Saturday, December 31, 2011

Christmas Day Lunch

Christmas Day is Heavy Lunch Day at the south-bavarian Suitorial headquarters, which traditionally means roasted turkey with Serviettenknödel (that is "napkin dumplings" in English, a regional variation on the sphere-shaped dumpling made of bread, milk, egg and parsley) along with some other, not bit less intense courses. Now that the meal is slowly starting to settle, here is what some of it looked like.

Tuesday, December 13, 2011

Autumn cuisine

Home made Orecchiette with chestnut and smoked duck breast — delicious autumn comfort cuisine.

Monday, December 12, 2011

As per your request...

... dear reader (whoever you are) who asked for pictures of my new bespoke shoes in the wild — here goes.

Tuesday, November 29, 2011

Beat this, Paolo!

I am pleased to report that I did my best to outdo Paolo's excessive dining habits recently having a pasta tasting menu consisting of 12 courses total, including two sorbets. In short, everything was good to very good, with the two ragù dishes and the squash stuffed mezze lune being my favorites. Beat this, Paolo!

Sunday, November 27, 2011

Christmas time begins

Christmas time is officially starting today — time to get some gingerbread, nuts and oranges.

Saturday, November 26, 2011

More shoes

Here is one more pair which was on display at my shoemaker's atelier. The model is called Erzherzog Johann. It is said to have been invented by Rudolf Scheer & Söhne in Vienna for, well, Archduke Johann. Even today, this style is quite popular in Vienna. A number of shops in the city keeps shoes in this configuration (although not as immaculately built as these displayed here) ready at all times for tourists and non-bespoke shoppers.

The Erzherzog Johann model is basically a one cut upper with a long, hand sewn edge from the toe tip to the lacing. Here, it is executed in Horween Shell Cordovan on a slightly heftier sole, finished with a goyser welt.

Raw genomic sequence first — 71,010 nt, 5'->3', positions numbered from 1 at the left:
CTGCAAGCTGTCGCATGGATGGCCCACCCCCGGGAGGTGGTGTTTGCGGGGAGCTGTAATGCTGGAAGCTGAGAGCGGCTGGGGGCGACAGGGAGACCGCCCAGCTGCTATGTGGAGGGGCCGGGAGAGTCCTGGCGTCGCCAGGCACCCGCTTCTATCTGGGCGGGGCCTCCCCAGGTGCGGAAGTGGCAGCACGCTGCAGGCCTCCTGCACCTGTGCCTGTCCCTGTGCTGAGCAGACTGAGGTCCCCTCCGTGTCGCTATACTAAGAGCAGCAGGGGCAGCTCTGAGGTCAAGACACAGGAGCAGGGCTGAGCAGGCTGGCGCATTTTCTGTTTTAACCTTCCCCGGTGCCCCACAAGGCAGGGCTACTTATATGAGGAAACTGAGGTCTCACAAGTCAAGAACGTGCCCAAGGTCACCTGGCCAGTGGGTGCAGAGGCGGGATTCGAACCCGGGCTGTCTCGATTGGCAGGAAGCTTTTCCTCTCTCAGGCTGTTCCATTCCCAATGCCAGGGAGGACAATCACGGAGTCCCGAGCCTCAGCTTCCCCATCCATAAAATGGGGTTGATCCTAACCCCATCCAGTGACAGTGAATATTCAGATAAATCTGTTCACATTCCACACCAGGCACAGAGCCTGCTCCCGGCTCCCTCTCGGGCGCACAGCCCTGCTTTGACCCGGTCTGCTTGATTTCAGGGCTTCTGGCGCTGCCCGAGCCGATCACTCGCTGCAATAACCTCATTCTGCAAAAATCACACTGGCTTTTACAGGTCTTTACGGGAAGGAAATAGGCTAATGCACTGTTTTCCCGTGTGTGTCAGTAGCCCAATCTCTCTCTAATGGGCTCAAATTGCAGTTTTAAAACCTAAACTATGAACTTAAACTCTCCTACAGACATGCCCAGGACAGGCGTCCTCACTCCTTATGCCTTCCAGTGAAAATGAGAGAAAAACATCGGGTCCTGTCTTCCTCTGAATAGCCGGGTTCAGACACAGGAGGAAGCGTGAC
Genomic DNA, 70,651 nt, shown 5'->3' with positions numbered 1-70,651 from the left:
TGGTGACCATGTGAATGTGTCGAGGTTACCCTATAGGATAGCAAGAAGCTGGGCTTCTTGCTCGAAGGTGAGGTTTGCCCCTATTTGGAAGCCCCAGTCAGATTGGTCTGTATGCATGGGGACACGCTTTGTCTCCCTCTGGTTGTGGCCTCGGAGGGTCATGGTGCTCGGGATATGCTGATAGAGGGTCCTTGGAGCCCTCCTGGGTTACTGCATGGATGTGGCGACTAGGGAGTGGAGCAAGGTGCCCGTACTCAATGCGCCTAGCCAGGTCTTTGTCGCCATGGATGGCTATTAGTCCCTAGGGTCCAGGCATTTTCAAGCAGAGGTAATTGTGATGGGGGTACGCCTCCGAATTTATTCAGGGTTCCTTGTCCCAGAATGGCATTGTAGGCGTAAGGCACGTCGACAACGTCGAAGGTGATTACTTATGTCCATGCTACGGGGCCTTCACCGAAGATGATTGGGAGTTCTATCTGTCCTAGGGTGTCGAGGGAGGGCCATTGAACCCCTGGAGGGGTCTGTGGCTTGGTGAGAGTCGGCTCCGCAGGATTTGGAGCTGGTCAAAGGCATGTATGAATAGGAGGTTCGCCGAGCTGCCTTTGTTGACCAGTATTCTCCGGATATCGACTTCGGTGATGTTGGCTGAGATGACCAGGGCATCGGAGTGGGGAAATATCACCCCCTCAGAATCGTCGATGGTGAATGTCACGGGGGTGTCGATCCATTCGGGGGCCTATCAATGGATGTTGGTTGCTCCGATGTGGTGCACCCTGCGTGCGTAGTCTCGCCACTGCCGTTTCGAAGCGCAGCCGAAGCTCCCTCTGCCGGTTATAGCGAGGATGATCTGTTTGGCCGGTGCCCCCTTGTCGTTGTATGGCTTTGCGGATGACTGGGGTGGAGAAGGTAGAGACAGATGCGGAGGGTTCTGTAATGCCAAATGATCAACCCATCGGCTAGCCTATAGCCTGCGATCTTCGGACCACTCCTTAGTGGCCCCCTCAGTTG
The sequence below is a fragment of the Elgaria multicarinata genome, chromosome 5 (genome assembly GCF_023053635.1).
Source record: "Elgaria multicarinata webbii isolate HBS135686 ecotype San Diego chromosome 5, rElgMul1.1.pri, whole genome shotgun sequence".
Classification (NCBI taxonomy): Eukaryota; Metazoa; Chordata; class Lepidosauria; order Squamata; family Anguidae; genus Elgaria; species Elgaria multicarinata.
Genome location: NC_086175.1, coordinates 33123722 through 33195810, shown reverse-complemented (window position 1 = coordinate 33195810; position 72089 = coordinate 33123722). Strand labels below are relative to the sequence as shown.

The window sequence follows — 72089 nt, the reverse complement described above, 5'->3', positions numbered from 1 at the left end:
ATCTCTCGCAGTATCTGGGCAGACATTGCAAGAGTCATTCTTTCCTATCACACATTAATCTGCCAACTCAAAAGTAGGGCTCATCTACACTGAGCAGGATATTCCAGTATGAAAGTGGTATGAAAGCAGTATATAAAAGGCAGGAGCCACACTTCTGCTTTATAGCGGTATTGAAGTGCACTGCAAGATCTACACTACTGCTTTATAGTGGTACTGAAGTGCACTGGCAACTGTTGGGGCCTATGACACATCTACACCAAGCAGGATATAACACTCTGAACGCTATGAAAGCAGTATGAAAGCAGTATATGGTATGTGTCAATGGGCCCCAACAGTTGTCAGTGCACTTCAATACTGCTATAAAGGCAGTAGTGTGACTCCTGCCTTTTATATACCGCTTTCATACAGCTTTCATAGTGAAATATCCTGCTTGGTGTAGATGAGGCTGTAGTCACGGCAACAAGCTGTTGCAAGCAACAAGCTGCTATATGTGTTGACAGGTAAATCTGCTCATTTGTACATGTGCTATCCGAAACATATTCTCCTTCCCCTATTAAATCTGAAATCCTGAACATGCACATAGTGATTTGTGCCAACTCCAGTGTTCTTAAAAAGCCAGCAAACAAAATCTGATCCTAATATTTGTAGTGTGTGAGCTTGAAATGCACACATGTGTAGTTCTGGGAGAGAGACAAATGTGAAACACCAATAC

Sunday, November 20, 2011

Initials at Visconti

I wrote about Visconti pens and their unique store in Florence the other day. What I didn't tell you so far is that Visconti also offers a pretty unique service for clients who like their writing instruments personalized. The cap tops on some of Visconti's pens are snap-on magnetic and can be replaced by two magnetic half circles bearing letters, symbols or semi-precious stones.
For those of you who would like such a pen for themselves — be warned: First, (and I speak from experience here) collecting pens is rather addictive and second, custom initials are only available through authorized Visconti boutiques.

Friday, November 18, 2011

Firenze — Buying Pens

During the last issue of Pitti Uomo, I visited the shop of Florence based fountain pen maker Visconti a few times. Don Paolo was kind enough to snap a couple of pics at one time, so here they are. This was the second time I was there during my visit. I accompanied a friend of mine who wanted to buy his first serious fountain pen — the same one I had bought a day earlier.